Delta Creating A Hub In Seattle. In Other Breaking News, Water Is, Well, Wet

It’s not exactly news that Delta is increasing it’s footprint in Seattle.  It’s been dropping bombs on competitors and partners alike (talking about you, Alaska Airlines).

They started to increase flights in and out of Seattle and throwing around a lot of miles, both redeemable and elite qualifying miles.

And a couple weeks ago, they started using the word “hub” to describe Seattle.  Maybe I’m naive, but I really didn’t think 2014 would be the year that the airlines would be looking to add hubs.  There are folks smarter than me (lots of them) and especially folks smarter than me in this area, but I wonder if this ultimately means Delta might shrink Salt Lake City a bit.  Flying over a hub to get to another one isn’t usually a good strategy, part of the reason why I expected Phoenix will be a bit de-emphasized in the New American.

There have been very small rumors that this may drive Alaska into the hands of American.  I haven’t given that a lot of thought but it doesn’t seem likely to me right now.  I do expect that Alaska and American will increase their codeshare relationship (they already kind of started doing that).  But, I don’t see any reason that American is going to be poking the beehive trying to get approval from DOJ for another merger.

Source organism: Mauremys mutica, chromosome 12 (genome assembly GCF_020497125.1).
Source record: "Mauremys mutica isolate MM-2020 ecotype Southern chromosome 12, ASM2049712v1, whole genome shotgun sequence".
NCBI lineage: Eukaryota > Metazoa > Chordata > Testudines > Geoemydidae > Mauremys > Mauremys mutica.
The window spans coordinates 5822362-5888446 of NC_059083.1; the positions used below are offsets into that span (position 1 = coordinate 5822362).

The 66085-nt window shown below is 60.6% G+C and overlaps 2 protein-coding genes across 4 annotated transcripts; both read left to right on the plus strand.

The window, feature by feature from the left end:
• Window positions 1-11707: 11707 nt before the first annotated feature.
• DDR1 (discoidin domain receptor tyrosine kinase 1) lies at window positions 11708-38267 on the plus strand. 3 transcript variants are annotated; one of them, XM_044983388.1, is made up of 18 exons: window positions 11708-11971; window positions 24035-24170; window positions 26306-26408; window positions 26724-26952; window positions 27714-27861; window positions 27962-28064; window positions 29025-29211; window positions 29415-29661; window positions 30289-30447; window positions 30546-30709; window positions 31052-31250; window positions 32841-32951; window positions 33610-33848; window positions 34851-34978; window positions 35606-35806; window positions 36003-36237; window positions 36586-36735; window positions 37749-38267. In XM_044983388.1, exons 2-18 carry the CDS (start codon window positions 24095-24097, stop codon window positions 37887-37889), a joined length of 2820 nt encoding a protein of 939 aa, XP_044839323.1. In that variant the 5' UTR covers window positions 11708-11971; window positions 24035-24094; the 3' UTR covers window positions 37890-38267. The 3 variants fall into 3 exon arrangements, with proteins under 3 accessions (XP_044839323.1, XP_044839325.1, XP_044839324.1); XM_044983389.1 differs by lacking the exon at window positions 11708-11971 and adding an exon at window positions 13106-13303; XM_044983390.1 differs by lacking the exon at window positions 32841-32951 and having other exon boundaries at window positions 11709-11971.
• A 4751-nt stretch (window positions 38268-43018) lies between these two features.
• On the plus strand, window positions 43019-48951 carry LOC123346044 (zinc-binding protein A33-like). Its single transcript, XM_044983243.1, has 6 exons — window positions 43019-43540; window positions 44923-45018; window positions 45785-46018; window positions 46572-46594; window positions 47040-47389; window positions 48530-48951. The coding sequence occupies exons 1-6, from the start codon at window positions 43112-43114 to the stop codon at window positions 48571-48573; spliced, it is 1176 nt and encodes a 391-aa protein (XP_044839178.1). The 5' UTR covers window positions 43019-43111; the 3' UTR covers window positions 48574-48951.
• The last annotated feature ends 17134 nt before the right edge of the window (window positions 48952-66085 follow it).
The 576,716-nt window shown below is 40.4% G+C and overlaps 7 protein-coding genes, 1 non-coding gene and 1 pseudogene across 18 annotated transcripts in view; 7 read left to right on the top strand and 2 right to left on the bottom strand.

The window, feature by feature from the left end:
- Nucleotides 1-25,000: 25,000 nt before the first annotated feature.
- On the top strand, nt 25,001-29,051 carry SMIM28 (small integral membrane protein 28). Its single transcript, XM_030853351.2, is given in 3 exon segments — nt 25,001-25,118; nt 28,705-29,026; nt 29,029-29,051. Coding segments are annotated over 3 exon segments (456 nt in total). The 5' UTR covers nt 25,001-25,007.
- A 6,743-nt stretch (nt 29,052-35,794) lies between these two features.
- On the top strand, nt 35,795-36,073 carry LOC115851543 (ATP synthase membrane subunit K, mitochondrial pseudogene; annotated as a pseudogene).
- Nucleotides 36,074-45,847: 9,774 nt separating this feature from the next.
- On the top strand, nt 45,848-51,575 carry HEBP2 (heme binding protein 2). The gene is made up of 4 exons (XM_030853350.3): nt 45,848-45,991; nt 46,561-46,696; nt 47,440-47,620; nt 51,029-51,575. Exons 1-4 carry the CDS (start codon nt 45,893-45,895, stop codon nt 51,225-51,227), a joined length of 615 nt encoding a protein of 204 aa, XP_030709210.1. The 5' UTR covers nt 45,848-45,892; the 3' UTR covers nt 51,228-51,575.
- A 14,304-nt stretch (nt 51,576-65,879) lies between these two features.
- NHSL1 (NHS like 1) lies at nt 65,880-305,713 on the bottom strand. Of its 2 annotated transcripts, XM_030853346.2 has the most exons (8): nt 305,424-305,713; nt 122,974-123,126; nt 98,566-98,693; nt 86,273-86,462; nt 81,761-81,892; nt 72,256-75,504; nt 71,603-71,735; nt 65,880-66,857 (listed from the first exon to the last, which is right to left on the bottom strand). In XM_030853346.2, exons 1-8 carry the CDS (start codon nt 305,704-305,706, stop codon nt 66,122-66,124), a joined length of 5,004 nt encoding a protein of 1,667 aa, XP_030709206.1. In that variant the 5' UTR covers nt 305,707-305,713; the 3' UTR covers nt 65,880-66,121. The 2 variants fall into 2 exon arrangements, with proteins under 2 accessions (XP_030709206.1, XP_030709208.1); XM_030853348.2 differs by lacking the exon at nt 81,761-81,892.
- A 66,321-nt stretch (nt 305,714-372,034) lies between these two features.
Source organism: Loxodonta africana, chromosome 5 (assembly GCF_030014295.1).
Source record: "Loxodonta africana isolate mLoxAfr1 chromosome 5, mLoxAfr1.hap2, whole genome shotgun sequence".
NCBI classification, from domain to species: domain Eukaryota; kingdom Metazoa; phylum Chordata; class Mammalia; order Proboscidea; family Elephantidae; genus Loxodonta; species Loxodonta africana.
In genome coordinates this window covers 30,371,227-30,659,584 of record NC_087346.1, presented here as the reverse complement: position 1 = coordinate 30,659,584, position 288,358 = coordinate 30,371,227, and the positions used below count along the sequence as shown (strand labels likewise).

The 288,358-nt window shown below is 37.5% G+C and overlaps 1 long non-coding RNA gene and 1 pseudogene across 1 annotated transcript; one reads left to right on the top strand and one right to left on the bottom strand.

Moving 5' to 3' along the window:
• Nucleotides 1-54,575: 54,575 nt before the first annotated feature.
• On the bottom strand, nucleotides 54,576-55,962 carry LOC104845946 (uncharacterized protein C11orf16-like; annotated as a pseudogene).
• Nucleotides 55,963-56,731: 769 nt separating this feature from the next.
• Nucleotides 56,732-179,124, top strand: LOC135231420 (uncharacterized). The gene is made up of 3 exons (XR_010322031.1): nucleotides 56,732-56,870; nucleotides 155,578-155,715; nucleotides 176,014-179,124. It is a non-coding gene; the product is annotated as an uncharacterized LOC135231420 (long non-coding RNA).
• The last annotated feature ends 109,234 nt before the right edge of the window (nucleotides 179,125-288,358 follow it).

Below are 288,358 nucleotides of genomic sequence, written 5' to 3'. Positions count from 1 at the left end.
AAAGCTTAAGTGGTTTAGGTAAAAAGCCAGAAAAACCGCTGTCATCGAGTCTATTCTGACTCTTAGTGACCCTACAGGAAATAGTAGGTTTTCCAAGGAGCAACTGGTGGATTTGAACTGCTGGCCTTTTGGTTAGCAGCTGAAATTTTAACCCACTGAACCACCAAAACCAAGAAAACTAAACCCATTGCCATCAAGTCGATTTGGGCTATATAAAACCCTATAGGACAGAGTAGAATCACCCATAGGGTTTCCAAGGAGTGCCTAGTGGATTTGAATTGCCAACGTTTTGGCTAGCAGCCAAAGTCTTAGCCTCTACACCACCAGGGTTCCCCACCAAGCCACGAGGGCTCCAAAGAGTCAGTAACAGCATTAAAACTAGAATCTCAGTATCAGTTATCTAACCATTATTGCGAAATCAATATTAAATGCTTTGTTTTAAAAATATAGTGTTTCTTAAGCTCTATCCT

Increasing that codeshare relationship will likely be good for both Alaska and American.  Alaska is a well-run, profitable airline that is now being picked up by a much larger airline in Delta.  And, despite my misgivings about their SkyMiles program, Delta runs quite well.  They have a really nice in-flight product, they run on time and have pretty good customer service.  They can certainly give Alaska a run for their money.

Delta has shown that an airline can right its ship in tough economic times and thrive while it’s competitors aren’t seeing quite the same gains.  Delta remains much more consistently profitable over the last couple of years compared to the likes of United and American.  They’ve reinvested quite a bit in their product, and it’s likely to carry them even further.

For me, the question is can American do the same?  I don’t have concrete evidence to support my assumption, but my view of the American customer is one who appreciates good service and in-flight products more so than their counterpart customer of United.  I think this is where American’s investment in Wifi, new airplanes and catering for their premium cabins are all helping them make progress where their network may put them at a disadvantage.  Can American follow the same path of providing a great product and charging more money for it?

Lots of questions without answers just yet.


Enhanced by Zemanta

Leave a Reply